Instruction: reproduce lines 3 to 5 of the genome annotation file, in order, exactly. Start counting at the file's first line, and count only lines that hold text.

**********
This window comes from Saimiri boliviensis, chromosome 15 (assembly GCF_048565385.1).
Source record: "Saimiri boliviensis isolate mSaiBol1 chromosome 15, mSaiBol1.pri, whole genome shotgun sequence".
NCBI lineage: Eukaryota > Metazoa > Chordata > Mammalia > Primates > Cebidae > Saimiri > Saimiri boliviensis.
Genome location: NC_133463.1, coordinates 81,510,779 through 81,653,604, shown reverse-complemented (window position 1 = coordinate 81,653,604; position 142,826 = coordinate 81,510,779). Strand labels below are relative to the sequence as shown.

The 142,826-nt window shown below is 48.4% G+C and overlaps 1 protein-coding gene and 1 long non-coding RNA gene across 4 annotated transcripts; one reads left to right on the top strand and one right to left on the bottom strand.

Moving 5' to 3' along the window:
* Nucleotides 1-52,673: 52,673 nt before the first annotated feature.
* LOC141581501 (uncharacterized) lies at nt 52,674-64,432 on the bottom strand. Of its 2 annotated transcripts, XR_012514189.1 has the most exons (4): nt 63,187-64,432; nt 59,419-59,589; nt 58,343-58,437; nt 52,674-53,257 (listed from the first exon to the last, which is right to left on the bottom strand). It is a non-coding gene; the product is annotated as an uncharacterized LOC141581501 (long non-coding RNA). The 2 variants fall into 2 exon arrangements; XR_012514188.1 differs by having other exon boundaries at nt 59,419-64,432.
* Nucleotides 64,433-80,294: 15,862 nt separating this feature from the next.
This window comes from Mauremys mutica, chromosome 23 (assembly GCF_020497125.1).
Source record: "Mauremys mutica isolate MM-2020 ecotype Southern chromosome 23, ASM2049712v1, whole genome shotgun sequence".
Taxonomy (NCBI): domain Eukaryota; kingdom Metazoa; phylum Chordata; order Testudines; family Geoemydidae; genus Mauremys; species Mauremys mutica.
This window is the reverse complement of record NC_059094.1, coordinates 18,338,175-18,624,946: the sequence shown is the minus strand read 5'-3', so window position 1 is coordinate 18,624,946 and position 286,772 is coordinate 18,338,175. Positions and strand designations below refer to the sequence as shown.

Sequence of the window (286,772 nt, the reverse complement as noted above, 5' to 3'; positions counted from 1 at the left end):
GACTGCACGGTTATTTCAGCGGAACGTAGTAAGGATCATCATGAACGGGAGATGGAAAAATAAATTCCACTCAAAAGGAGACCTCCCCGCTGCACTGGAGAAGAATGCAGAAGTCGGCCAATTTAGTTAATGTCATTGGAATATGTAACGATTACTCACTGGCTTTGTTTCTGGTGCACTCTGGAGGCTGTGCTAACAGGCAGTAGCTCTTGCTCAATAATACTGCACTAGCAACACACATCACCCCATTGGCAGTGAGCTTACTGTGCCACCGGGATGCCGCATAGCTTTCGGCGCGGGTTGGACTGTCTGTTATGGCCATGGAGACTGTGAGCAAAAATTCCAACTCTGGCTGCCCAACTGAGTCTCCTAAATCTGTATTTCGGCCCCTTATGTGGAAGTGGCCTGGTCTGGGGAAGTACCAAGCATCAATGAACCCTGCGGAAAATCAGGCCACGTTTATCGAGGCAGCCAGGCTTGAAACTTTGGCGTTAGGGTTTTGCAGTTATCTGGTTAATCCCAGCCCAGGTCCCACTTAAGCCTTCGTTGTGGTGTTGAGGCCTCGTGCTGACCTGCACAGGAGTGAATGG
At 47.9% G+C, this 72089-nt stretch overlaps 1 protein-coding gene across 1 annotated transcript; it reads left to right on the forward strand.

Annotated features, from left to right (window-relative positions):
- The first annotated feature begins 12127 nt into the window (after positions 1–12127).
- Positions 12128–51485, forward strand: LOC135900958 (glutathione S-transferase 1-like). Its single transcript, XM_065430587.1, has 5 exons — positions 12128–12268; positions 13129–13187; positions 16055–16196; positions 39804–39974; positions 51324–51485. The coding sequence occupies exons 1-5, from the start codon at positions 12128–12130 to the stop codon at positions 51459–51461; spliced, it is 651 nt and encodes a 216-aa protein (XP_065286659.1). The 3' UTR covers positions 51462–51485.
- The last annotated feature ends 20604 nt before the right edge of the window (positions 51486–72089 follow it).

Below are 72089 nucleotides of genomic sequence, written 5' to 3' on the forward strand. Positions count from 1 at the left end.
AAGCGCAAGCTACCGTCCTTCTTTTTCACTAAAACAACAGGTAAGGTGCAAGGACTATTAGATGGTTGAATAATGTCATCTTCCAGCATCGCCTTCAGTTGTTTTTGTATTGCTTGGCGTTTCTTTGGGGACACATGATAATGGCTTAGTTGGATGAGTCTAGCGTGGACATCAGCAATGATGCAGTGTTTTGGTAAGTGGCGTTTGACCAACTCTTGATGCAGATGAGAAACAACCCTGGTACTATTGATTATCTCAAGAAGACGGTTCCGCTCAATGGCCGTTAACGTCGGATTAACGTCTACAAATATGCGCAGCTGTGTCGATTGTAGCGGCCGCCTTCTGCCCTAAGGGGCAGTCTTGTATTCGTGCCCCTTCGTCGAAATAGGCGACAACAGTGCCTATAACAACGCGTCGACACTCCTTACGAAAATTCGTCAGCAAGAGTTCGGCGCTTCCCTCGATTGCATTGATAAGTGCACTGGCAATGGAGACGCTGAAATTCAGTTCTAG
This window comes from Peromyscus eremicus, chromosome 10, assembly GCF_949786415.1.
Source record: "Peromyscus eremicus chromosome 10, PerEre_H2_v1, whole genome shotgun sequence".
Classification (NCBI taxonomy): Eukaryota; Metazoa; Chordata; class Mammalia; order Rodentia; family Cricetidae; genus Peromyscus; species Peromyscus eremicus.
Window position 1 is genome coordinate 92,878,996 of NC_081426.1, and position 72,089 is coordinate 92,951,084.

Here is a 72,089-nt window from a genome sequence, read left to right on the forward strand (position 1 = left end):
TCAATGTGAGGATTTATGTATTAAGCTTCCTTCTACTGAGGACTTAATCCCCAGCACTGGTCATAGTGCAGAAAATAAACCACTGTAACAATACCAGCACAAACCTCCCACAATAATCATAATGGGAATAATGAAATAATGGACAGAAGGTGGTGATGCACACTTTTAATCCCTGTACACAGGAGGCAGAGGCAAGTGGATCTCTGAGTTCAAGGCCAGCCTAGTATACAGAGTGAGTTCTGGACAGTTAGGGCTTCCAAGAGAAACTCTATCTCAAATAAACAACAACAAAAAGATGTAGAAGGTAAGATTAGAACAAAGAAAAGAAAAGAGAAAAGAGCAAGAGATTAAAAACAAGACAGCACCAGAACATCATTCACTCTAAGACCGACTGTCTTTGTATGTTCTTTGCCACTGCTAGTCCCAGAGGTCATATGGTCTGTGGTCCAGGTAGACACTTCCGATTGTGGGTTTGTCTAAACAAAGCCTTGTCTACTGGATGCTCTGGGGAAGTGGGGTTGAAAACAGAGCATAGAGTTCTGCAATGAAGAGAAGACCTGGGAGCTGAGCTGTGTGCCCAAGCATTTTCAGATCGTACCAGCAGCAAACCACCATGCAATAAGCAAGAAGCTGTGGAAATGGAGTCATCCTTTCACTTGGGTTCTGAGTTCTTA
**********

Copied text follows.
NCBI lineage: Eukaryota > Metazoa > Chordata > Mammalia > Primates > Cebidae > Saimiri > Saimiri boliviensis.
Genome location: NC_133463.1, coordinates 81,510,779 through 81,653,604, shown reverse-complemented (window position 1 = coordinate 81,653,604; position 142,826 = coordinate 81,510,779). Strand labels below are relative to the sequence as shown.

The 142,826-nt window shown below is 48.4% G+C and overlaps 1 protein-coding gene and 1 long non-coding RNA gene across 4 annotated transcripts; one reads left to right on the top strand and one right to left on the bottom strand.